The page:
, A Rare Opportunity To Assist With Safari Conservation, In The Saddle

The rhinos at Ant’s Nest

The food at Ant’s is amazing. After breakfast you head out for a morning ride, then there is a lovely buffet lunch, afternoon tea and cake and to finish off the day a three course evening meal! None of us ever got hungry.

On our third morning we were given the mission of finding a specific sable antelope that was going to move to a neighbouring reserve. We headed off in a large group to the last place the bull had been seen and then lined up about ten meters apart along a straight road. There were two guests then a guide and so on so that if anyone spotted the sable, we could radio it in. Following our leader, Chase, we all moved forward in unison straight into the bush and careful to stay spread out. It was very exciting when we found the sable in a small opening and all the horses had to fan out and surround him whilst we waited for the vet. We were all careful to stay well back so as not to stress the animal. Once the vet arrived, the sable was darted and slowly followed until the sedative took hold. Once he was down, the guides jumped off their horses and quickly blindfolded the sable so that he didn’t panic. The vet helped them put him into the trailer so that we could safely move him.

, A Rare Opportunity To Assist With Safari Conservation, In The Saddle

The beautiful Sable antelope

It had taken a while for all of this to happen and by now the time was 13:00 so Chase took us back to the Hill for lunch and the people staying at Nest went there. There was no riding this afternoon as we’d been out all morning so instead we all went out on a lovely drive with Craig who was so impressive in his knowledge of the bush.

Our drive finished up on a ridge for sundowners and I was able to take some magical pictures of the African sunset. There is something so peaceful about taking the time to just sit and watch the sun sink into the horizon.

, A Rare Opportunity To Assist With Safari Conservation, In The Saddle

There is nothing quite like a sunset from the right viewpoint

Day four was somehow already upon us and it was very similar to the day before. Today we were catching a young sable from another area of the reserve and he was to be released out into the large herd to expand the gene pool. It was incredible to get so close and personal with these beautiful creatures and actually to work so closely with the vet who was assisting. Lunch today was with everyone from Hill and Nest. We sat outside by the end of dam and had a BBQ with a view.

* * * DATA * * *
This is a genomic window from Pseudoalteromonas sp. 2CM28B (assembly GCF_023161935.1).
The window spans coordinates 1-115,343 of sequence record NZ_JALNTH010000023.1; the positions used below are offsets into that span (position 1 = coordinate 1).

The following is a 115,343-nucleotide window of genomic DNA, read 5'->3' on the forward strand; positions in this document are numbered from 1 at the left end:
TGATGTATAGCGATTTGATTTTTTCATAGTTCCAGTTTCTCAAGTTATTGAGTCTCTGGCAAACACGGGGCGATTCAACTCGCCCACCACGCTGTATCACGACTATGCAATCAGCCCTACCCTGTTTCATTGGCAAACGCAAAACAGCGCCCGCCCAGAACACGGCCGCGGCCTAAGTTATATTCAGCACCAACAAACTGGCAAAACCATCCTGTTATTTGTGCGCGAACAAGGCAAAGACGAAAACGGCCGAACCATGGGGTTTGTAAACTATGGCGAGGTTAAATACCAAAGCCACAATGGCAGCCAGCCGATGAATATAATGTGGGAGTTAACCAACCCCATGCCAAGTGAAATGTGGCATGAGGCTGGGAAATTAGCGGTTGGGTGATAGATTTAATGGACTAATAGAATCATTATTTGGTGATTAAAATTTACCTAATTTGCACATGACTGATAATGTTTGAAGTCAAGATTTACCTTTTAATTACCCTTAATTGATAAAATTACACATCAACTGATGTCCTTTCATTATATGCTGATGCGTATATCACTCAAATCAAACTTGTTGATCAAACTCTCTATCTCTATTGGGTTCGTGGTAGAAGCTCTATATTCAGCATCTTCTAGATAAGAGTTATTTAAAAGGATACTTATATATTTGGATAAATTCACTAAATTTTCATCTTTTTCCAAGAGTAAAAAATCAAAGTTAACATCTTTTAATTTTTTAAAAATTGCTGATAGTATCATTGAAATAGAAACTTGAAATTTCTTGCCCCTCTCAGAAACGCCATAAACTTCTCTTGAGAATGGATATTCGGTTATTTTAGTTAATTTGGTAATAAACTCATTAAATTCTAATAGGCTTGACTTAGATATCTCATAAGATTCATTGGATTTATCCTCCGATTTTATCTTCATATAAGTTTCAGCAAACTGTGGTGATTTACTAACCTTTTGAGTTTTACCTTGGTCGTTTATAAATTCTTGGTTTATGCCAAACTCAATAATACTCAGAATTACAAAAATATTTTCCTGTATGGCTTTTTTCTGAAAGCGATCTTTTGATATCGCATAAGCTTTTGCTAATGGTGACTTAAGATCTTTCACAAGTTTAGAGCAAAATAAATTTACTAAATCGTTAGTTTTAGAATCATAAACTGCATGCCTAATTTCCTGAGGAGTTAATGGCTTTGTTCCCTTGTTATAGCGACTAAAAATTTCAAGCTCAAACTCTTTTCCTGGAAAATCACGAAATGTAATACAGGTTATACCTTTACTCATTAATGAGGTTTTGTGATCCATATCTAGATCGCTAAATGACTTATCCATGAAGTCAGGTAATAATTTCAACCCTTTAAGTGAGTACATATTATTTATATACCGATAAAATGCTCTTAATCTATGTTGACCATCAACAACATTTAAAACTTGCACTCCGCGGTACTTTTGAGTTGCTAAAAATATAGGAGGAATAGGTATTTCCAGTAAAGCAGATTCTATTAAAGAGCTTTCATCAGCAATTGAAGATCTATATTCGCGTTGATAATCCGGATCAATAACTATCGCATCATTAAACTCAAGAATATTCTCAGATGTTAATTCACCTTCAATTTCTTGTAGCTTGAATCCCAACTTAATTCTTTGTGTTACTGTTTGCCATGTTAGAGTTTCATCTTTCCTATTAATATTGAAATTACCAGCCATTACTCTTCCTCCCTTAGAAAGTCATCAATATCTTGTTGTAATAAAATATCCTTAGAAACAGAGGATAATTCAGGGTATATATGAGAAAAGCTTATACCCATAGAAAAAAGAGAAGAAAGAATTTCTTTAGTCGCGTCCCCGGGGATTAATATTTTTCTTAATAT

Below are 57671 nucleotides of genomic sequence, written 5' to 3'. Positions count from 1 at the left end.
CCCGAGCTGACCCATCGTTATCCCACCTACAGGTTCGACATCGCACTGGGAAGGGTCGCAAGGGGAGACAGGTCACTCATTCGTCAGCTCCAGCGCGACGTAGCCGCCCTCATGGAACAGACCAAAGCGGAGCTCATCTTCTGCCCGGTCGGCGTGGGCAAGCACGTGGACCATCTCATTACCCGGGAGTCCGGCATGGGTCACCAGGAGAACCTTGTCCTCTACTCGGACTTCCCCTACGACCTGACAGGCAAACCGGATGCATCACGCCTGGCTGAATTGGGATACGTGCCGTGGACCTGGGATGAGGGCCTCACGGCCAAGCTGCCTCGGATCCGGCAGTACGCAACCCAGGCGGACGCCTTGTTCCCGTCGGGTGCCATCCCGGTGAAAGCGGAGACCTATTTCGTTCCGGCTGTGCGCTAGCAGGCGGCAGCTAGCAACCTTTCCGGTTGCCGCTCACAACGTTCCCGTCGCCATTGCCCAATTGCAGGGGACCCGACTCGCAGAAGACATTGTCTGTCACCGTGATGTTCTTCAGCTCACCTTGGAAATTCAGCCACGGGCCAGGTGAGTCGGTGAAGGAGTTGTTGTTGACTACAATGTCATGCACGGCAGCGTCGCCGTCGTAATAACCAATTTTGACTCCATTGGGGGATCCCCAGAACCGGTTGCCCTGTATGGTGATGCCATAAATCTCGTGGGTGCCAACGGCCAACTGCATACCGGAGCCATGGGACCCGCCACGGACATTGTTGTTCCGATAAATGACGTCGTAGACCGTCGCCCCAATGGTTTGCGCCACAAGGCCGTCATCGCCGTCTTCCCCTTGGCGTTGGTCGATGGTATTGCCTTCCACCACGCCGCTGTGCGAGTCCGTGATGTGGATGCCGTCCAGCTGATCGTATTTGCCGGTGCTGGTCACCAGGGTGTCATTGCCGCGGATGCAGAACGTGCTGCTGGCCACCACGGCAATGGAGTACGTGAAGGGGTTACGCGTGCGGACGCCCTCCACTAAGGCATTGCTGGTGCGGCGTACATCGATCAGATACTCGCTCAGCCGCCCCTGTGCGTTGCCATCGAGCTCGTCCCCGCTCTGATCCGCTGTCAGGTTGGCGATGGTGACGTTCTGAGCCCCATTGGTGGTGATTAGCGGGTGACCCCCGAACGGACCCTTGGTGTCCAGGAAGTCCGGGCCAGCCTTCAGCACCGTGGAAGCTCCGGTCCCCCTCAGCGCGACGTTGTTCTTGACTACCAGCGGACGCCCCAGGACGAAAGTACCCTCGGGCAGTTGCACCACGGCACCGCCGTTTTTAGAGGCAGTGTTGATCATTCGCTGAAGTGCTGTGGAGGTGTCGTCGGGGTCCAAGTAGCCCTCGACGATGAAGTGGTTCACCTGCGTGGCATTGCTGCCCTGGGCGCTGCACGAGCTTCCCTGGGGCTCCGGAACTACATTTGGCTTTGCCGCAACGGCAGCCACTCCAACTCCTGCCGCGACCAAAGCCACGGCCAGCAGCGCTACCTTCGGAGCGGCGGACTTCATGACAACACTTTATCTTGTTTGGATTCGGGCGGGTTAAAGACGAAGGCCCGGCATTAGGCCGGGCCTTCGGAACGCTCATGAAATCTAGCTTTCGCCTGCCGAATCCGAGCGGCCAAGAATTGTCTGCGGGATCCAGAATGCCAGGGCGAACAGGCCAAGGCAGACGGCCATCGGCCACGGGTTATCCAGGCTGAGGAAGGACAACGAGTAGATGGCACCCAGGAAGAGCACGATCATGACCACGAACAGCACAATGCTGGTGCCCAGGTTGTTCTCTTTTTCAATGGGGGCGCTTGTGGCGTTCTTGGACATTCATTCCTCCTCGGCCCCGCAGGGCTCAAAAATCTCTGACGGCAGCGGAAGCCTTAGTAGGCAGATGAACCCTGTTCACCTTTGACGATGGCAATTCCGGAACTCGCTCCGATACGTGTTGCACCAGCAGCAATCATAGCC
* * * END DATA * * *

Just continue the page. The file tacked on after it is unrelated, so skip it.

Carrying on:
, A Rare Opportunity To Assist With Safari Conservation, In The Saddle

Riders from Nest and Hill joining together at the dam

This afternoon most of us chose to go out on an afternoon ride and this time I was on Kalahari. We had a gentle ride for just over an hour before returning to Ant’s Hill in time for a shower before the wine tasting! This evening was a good social as everyone from the Nest came over for the wine & cheese night and we all discussed the excitement from the previous couple of day.

, A Rare Opportunity To Assist With Safari Conservation, In The Saddle

Kalahari and I observing the wildlife

The next morning I was back on my beautiful Nairobi and we headed up to a water hole at the far end of the reserve. There we met up with those from Nest and waited for Chase to give direction. After a while a call came through on the radio to say that the chosen buffalo had been spotted a way a way by the vet – who this time was in a helicopter. We rode quickly to where the vet had been to see the buffalo already in the trailer and off to his next home. After a short break we followed the helicopter to find another small herd and fanned out into the bush. We stayed in a line and were instructed to watch for the darted buffalo as it was important not to lose him in the thickets.

, A Rare Opportunity To Assist With Safari Conservation, In The Saddle

Out on point and waiting for sign of a buffalo!

After about 50 minutes of waiting a buffalo crashed through the bush and onto the track in front of us – she was absolutely huge! Nairobi stood like a rock and as Chase cantered past us, we took off in hot pursuit. As we rounded the corner I saw the buffalo go down and so we got straight off the horses and tied them to the nearest tree. It was important to hold the buffalos horns up so that her head wasn’t on the floor and so that the vet could do all of the checks safely – it was an upper arm workout for a few minutes. Once he was happy with the buffalo’s health, she was loaded onto the trailer.

, A Rare Opportunity To Assist With Safari Conservation, In The Saddle

The Buffalo cow being loaded onto a trailer